Thursday, July 05, 2007

A midsummer/midwinter night's dream

Wow! Phew! Hats off to Shakespeare, and all who bring him to life again!I have just seen the latest Hollywood version of A Midsummer Night's Dream, and found it a rare treat, even in midwinter (I feel sure Shakespeare himself would appreciate the irony of that!) ;-))

As I said before to the wyrdlings, "stellar" cast, with Kevin Kline as Bottom, Michelle Pfeiffer as Titania (yes, their "love-scene" I found well worth the wait!), and Calista Flockhart as Helena (remember the little elfin-faced girl in Sex and the City?), a very suffering suffragette, on a bicycle... Mortals have their bicycles, but the fairies love their stolen gramophones! lol

Brilliantly set at the turn of the 19thC, to bring it slightly forward to our contemporary awareness from Shakespeare's day, and yet able to keep, at the same time, a suitably "period" flavor... ;-))

I found the mud-wrestling scene between Helena and Hermia a stroke of genius, to show mortals at their lowest ebb of degradation, abandonment and confusion... "Lo, what fools these mortals be!" (Puck summed it up so nicely) ;-))

I also found Shakespeare very much inserting himself, as dramatic artist, into this one, in the person of Bottom, the Weaver, note, i.e. the "weaver" of dreams and illusions on stage. He begins yearning for more convincing illusions in the absence of special "FX", hence all the hooha about the "wall", in the "play within a play", which idea seems to me his idea of what we now get in those "movie extras" attached to DVDs: little asides, and glimpses behind the scenes of the actual production! He also, in that "play within a play", has a go at the ludicrousness of having boys sprouting beards, and with their voices breaking, play the female leads... So he obviously also wished for genuine females to play the female leads. And in his own "dream"... Ah! "It shall be called 'Bottom's dream... because it has no bottom!" he hints at serious mysteries (his take on Apuleius' Golden Ass?), thereby rounding out this robust tribute to paganism in all its aspects, from the most commonplace and mundane (Robin Goodfellow and the fairies) to the most esoteric and 'high' magick... You gotta love the 'fairies', a skilful combination of pre-Raphaelite grace, and classical, faun-like robustness (note Puck's own horns AND pointed, elfin ears!). While Bottom himself, with his moustache and little goatee beard, I found strongly, even physically, reminiscent of the bard himself. And of course, "all's well that ends well", and even the actors of their ludicrous little pantomime, still hilarious after all these years (although intending to portray a "tragedy"! lol), got their little "Oscars", in the form of gold medals from the Duke... You get the feeling that mortals, as artists, become most godlike when making complete asses of themselves (and this a long time before Shrek and his annoying sidekick! lol), and the play or the movie itself becomes for the masses what the dream becomes to the individual... I speak in riddles, even to myself, but even Bottom found himself "riddling" to himself on awaking from his dream... And as Bottom presented the first disclaimer in the play within a play, so Puck presented the first disclaimer in the overall play?... How far ahead of his time could a playwright get? (Shakespeare at least as far ahead of his time in this, anticipating the special FX his plays deserved, as Georges Seurat anticipating pixellated computer graphics in the fine arts?) ;-))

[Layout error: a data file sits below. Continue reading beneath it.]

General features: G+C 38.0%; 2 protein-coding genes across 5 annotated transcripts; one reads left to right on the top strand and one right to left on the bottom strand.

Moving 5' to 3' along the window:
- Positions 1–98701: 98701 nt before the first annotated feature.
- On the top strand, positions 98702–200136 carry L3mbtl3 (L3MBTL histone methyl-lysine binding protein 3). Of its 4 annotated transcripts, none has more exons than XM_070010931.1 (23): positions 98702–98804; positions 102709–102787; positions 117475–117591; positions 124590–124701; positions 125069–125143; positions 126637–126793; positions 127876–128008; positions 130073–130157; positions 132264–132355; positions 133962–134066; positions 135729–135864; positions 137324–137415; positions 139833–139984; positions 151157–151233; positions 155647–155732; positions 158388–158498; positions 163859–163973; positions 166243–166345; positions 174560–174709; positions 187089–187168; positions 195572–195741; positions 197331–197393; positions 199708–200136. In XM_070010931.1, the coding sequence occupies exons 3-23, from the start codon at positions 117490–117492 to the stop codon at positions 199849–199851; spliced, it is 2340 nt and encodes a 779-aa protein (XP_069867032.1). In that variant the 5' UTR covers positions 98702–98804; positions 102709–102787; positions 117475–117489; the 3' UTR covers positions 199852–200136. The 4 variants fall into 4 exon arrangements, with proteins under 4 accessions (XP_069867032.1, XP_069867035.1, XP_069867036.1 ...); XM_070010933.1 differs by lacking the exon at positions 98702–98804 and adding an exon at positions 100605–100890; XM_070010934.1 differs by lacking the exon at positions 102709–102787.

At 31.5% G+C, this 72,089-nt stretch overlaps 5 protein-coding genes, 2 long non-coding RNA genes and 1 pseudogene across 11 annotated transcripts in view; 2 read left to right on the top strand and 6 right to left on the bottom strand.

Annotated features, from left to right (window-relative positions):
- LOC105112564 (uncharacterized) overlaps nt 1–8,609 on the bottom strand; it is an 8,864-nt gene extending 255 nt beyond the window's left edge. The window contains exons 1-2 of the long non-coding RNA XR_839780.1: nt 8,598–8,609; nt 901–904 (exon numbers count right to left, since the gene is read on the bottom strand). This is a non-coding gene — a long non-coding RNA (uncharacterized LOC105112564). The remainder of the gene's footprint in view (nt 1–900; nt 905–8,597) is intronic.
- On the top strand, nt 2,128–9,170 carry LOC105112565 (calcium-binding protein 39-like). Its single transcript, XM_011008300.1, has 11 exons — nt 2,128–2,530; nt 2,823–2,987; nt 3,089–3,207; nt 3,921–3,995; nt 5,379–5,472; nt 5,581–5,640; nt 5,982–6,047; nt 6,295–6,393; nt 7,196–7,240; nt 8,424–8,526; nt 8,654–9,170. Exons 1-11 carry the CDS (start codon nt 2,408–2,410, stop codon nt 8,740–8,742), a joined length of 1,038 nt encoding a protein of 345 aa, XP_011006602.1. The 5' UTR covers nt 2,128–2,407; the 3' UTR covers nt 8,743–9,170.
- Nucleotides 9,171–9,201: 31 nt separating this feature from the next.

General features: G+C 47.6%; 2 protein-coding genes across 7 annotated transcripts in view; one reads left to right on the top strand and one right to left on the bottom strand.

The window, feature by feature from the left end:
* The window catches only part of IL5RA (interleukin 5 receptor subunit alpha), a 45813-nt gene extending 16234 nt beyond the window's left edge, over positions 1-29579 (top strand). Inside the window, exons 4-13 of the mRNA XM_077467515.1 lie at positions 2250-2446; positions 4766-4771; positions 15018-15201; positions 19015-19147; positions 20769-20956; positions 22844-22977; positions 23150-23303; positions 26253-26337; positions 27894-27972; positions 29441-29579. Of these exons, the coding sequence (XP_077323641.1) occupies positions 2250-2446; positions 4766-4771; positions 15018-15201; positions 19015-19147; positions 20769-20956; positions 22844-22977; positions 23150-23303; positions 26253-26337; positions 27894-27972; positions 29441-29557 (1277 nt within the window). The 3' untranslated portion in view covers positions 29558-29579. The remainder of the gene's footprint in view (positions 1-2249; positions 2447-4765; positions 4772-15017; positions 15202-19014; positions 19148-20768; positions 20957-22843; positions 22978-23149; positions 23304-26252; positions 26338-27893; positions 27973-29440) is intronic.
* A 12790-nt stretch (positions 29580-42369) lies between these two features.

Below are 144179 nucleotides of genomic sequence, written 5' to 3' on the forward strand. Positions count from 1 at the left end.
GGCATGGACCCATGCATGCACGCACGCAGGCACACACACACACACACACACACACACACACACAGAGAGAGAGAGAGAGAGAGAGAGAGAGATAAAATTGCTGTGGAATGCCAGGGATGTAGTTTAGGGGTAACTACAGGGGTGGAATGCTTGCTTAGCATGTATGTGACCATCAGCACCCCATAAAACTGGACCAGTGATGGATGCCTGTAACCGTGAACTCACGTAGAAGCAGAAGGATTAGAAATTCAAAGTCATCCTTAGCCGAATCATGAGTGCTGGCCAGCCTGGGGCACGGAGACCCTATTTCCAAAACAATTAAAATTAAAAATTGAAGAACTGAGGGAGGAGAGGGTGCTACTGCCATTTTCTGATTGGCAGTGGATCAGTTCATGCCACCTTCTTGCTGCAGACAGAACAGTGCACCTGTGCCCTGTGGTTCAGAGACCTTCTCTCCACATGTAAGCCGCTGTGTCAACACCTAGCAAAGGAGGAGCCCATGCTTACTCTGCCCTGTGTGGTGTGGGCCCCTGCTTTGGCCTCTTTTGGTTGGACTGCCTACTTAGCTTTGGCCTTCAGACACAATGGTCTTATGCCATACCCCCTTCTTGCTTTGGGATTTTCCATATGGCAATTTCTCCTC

What can you not love about it? I would nominate this the "Best Pagan Movie" of the year, if such a category existed! ;-))


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